How long is a day? Is it 24 hours? Or just when the sun is up? Or is it a longer period of time, as in “the day of the typewriter”? It turns out that the word can mean all of these things, not only in English but also in Hebrew.
Much ink and many pixels have been used in debating the meaning in Genesis 1 of the Hebrew word yom, translated “day.” However, it is not disputed that the word can be used to mean several different things. Its most generic meaning is a period of time. It also is frequently used to mean a 24-hour day or the light part of the day (as opposed to the night). It is even used to describe a lifespan, as in “All the days of Noah were nine hundred and fifty years” (Gen. 9:29).
The Bible describes God forming the earth in six yom. This could mean six 24-hour days, but according to the literal meaning of the word, it could just as easily mean six periods of time of other length. The word yom itself really does nothing to describe the length of the creation days.
English has a number of other words that could be used to mean long periods of time, such as era, epoch, age, or eon. However, the Hebrew language does not have words such as these. There are two other Hebrew words, besides yom, that are used to communicate long periods of time. The first is olam, which means “in the far distance,” in terms of either space or time. This word would not be more appropriate than yom for communicating a long period of time marked by a definite beginning and ending. The second is dor, and this is equivalent to the English word generation. It makes no sense to have generations when there are no people, so this would not be an appropriate word to use to describe periods of time preceding the creation of man.
I have often heard it argued that every other time in the Hebrew scripture where the word yom is preceded by an ordinal number (first, second, third, etc.), it takes the sense of a 24-hour day. The conclusion is that in Genesis 1, where yom is preceded by an ordinal number, it also must have the meaning of a 24-hour day. Even assuming that the premise is true (which is disputable—see Hosea 6:2), this argument is logically invalid. Let me offer an analogy.
The word job has several meanings. It can mean a task or duty, and it can also mean a position of employment. Suppose that someone were reading a book about how to find and maintain employment and that he came to a place where it said, “If you work quickly and finish your assigned tasks, then you must look for other jobs.” The reader might reason, “Every other time that the book uses the word ‘jobs’ together with the words ‘look for,’ it means a position of employment. Therefore, this book must be saying that if I finish all my assigned work for the day then I should start to seek different employment.”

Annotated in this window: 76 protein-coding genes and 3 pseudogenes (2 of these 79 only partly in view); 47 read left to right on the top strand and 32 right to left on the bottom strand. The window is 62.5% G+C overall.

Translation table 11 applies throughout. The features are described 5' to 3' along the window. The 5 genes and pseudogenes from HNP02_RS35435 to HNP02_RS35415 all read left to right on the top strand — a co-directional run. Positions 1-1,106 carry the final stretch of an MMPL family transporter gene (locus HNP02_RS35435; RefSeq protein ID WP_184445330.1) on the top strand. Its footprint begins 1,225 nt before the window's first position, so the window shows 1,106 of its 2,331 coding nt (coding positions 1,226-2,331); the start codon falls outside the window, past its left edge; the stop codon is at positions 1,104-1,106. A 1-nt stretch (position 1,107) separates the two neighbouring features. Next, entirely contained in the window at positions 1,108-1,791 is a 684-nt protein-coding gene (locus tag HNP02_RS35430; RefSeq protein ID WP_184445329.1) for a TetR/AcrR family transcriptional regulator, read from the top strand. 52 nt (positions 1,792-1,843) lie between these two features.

Of course, this is not what the book means. It is the other meaning of job that is intended, and the presence of “look for” is simply coincidental. Similarly, there is no rule in Hebrew grammar that the presence of an ordinal number changes the meaning of the word yom. Rather, it may just be that there is no other place where the Bible has occasion to sequentially number long periods of time. It is not sufficient just to point out that the word refers to a 24-hour day in other situations in which it is used with an ordinal number. In order to make a valid argument, it must also be shown that a different word is used instead in situations in which time periods of other lengths are numbered. I have never heard this argument made. If you can show support for it, please let me know.
So we see that the word yom, translated “day” in Genesis 1, does not in itself necessarily indicate that these were 24-hour days. The word is inconclusive; with equal validity, it could indicate either 24-hour days or longer periods of time. In the next post, I will examine the phrase “there was evening and there was morning” to see what meaning it adds.